Tuesday, September 13, 2011

Domestic Enemies of the Ex-Pat Mom

This awesome post was submitted to us by our friend Jay. She is a (somewhat voluntary) stay-at-home-mother to two (mostly) darling little boys, almost 4 years old and 15 months old. Once a professional with an interesting paying job, she now spends her days payless, begging interesting small people to pee and poop and scanning the skies for potentially laundry-soaking rain clouds in an English speaking country that is not the US.

We proudly present the:

Domestic Enemies of the Ex-Pat Mom
or, International Enemies of the Ex-Pat Mum

I am an American who met and married a foreign national while he was working in America. We made the move back to my Husband’s Home Country [HHC] last year with our two kids, now a pre-schooler and a toddler. Let me say from the outset that most of the people here in my adopted country are wonderful and really cool. Sometimes they’re even delighted to meet an American. Thus the following list, with perhaps the exception of evil Laundry, involves a tiny but very annoying fraction of what I deal with on a regular basis.

#1 The Accent: Like most Americans abroad, the accent gives me away every time. When I’m alone and silent I can sometimes blend in, but I have to talk to/at the kids when I have them around which is, like, always, so I might as well have an American flag tattooed on my forehead. This can cause “The Look” whereby everything about me, my kids, my possible purchases, etc. are summarily judged and found to be American and, thus, inappropriate and wasteful. My cart is full because I have a family of 4; my 3-year-old is halfway down the next aisle because I’m still trying to find the peanut butter; and I have no backlog of staples such as flour and coffee because I just moved here, Judgy McJudgersen. I’m also not in your local store to spread Truth, Justice, and the American Way (well, not today, anyway), I just want to get my groceries and get out with my kids and my sanity intact.

#2 Perceptions of American weight: If one more person brings up the “American obesity epidemic” while pointedly looking at my *skinny* children, I’m totally gonna square up, international incident-style.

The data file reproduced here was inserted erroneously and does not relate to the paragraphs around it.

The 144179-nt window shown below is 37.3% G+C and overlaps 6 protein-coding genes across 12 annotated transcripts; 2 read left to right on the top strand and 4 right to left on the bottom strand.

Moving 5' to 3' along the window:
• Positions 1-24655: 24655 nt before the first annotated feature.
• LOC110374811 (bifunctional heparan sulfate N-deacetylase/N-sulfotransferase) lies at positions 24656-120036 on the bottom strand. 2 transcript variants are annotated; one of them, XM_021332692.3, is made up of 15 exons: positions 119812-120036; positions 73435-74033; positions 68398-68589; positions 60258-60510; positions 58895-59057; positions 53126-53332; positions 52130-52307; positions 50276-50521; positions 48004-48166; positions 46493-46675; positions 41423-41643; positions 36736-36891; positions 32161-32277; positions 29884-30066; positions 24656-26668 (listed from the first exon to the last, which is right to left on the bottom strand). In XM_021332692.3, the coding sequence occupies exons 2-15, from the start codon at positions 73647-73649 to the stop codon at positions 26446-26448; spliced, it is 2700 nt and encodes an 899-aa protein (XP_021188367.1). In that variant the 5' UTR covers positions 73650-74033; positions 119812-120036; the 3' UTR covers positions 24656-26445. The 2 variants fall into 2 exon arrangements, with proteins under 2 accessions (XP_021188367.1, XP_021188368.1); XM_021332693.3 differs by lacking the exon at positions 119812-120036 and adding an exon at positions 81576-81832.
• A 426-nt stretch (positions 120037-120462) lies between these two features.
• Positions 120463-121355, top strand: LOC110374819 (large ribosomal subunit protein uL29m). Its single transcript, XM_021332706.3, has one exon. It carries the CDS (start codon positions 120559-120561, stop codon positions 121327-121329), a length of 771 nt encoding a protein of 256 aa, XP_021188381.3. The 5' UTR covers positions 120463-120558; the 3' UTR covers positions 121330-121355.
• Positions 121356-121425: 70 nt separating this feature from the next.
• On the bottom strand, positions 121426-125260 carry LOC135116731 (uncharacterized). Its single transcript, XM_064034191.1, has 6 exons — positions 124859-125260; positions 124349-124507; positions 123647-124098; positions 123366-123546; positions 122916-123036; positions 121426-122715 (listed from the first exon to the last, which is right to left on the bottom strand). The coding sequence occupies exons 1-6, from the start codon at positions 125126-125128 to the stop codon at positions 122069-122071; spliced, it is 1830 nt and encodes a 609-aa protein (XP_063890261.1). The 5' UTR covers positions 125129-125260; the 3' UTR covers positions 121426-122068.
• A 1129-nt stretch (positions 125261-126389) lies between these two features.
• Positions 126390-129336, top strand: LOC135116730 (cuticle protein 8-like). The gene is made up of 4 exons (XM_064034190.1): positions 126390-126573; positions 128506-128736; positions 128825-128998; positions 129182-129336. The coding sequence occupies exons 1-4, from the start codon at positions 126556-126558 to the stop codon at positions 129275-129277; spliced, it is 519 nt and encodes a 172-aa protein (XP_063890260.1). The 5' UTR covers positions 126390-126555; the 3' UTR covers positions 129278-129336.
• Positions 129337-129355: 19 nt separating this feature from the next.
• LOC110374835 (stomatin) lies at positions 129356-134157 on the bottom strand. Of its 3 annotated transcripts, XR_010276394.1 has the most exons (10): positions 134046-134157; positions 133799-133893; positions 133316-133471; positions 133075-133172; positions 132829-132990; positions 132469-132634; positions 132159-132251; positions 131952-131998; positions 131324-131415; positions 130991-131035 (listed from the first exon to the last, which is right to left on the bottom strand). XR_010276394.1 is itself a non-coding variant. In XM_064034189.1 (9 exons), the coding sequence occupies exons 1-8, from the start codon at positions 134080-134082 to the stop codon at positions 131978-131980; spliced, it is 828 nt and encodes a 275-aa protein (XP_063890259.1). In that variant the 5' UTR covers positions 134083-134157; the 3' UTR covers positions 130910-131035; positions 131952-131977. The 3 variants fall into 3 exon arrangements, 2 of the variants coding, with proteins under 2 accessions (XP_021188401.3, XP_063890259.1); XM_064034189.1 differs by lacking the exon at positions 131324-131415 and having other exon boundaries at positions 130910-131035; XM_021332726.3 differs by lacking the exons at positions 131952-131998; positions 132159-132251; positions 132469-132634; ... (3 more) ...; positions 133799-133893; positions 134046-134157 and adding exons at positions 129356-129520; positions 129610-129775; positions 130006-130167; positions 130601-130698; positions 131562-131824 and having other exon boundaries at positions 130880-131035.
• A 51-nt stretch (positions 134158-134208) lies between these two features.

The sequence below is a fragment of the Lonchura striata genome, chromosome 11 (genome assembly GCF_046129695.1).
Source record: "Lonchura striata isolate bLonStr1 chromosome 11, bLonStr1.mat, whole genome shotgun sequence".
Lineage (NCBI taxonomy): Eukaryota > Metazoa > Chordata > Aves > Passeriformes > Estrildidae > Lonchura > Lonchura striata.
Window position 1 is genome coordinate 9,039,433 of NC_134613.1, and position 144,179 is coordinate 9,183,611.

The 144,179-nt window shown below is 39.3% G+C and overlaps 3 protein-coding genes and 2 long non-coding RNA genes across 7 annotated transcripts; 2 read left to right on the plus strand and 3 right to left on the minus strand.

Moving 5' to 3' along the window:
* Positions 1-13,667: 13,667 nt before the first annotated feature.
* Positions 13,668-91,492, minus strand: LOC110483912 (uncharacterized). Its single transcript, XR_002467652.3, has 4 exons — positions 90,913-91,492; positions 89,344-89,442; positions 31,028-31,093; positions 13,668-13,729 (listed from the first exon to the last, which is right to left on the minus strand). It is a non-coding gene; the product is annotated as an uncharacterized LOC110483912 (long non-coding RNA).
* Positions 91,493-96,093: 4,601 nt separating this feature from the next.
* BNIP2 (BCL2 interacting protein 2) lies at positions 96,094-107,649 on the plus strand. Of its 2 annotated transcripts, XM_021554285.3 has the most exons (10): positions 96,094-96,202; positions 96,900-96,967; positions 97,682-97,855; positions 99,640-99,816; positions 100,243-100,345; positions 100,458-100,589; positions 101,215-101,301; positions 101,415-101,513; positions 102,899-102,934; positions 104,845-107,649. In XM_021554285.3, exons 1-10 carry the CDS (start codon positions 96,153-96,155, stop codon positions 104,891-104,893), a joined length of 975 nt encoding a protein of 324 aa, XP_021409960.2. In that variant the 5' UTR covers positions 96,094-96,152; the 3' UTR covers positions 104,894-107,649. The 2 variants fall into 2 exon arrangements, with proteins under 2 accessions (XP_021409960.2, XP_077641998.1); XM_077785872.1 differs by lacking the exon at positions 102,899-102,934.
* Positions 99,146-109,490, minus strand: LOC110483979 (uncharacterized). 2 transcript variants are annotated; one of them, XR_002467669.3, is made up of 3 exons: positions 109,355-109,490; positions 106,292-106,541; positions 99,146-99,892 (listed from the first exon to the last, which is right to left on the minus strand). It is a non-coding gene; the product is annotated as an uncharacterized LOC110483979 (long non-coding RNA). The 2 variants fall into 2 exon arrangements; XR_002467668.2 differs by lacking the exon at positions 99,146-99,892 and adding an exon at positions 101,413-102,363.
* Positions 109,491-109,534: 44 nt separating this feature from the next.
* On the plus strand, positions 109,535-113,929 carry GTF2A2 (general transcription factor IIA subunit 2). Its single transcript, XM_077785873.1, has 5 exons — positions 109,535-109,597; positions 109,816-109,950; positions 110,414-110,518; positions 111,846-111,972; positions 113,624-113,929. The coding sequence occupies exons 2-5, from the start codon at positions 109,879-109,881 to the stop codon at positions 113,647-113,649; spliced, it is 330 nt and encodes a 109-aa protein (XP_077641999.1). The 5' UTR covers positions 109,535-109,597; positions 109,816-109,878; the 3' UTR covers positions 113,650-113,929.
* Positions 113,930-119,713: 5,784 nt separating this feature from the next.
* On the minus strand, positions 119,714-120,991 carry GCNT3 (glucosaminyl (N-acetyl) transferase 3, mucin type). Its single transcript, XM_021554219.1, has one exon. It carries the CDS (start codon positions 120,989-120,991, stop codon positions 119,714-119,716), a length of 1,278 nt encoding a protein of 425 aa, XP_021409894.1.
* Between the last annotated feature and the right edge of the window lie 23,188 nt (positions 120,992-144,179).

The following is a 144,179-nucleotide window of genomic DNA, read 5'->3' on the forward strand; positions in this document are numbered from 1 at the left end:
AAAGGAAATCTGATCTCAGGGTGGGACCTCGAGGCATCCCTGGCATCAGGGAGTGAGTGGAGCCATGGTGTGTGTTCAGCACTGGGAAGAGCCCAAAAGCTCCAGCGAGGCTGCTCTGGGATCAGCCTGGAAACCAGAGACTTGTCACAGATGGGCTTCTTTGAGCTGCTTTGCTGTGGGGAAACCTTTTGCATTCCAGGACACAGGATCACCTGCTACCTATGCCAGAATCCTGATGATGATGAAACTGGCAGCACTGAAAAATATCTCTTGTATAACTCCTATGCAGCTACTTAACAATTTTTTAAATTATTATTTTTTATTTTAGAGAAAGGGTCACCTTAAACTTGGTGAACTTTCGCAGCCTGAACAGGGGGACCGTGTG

#3 Cultural differences: These can range from tiny to thorny, peculiar to profound. Oh, the weirdness that is discovering baffling behavior like going barefoot on the playground is being *encouraged* at preschool. Things like paper towels have only recently become cheaper so most hostesses still only buy paper napkins on special occasions and then only the really nice, expensive kind, thus ensuring that they will get twitchy when seeing my 3-year-old with one.

#4 Laundry: I’ve stepped back into the mid-20th century. I don’t have a dryer. Anyone here who does won’t admit to using it, probably because local TV commercials equate using a dryer to being a baby-seal-hating environmental terrorist. So, it’s a clothesline for me -- a clothesline on the edge of a rock cliff that leads to the backyard. Now, it is pretty standard here for the laundry room be outside only access, but, through a weird quirk of taste, our landlord decided that a spa bathtub was more important than a laundry room, so we don’t have one at all.

Yep, our washing machine is ON THE BACK DECK. It is, at least, convenient to the cliffy clothes line. So, to do laundry I have to a) wait for naptime b) strap the toddler in the stroller on the back deck and/or c) wait until my husband comes home. No laundry room also means no safe, away-from-curious-toddler place to put a clothes rack, so if it rains for more than a day or two my family runs out of clean, or at least dry, clothes. And one random rain shower can ruin an entire day’s work. At least I can take comfort in the image of Randy freezing his backside off trying to steal my socks…